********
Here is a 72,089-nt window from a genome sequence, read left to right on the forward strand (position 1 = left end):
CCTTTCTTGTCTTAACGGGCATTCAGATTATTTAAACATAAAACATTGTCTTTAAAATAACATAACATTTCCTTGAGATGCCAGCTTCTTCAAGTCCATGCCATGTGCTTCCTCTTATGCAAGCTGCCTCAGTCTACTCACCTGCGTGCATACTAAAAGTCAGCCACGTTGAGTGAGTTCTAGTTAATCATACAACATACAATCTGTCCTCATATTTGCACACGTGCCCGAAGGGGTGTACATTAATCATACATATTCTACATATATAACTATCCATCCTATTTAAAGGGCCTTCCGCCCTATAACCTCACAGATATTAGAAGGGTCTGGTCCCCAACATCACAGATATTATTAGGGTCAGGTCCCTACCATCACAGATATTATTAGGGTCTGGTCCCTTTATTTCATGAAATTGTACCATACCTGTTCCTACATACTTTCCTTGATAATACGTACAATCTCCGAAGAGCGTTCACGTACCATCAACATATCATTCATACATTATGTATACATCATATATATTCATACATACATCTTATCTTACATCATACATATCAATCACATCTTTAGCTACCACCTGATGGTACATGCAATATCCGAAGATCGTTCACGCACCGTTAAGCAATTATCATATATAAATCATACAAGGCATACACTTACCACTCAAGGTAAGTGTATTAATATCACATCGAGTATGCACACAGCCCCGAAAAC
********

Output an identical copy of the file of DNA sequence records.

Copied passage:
Here is a 72,089-nt window from a genome sequence, read left to right on the forward strand (position 1 = left end):
CCTTTCTTGTCTTAACGGGCATTCAGATTATTTAAACATAAAACATTGTCTTTAAAATAACATAACATTTCCTTGAGATGCCAGCTTCTTCAAGTCCATGCCATGTGCTTCCTCTTATGCAAGCTGCCTCAGTCTACTCACCTGCGTGCATACTAAAAGTCAGCCACGTTGAGTGAGTTCTAGTTAATCATACAACATACAATCTGTCCTCATATTTGCACACGTGCCCGAAGGGGTGTACATTAATCATACATATTCTACATATATAACTATCCATCCTATTTAAAGGGCCTTCCGCCCTATAACCTCACAGATATTAGAAGGGTCTGGTCCCCAACATCACAGATATTATTAGGGTCAGGTCCCTACCATCACAGATATTATTAGGGTCTGGTCCCTTTATTTCATGAAATTGTACCATACCTGTTCCTACATACTTTCCTTGATAATACGTACAATCTCCGAAGAGCGTTCACGTACCATCAACATATCATTCATACATTATGTATACATCATATATATTCATACATACATCTTATCTTACATCATACATATCAATCACATCTTTAGCTACCACCTGATGGTACATGCAATATCCGAAGATCGTTCACGCACCGTTAAGCAATTATCATATATAAATCATACAAGGCATACACTTACCACTCAAGGTAAGTGTATTAATATCACATCGAGTATGCACACAGCCCCGAAAAC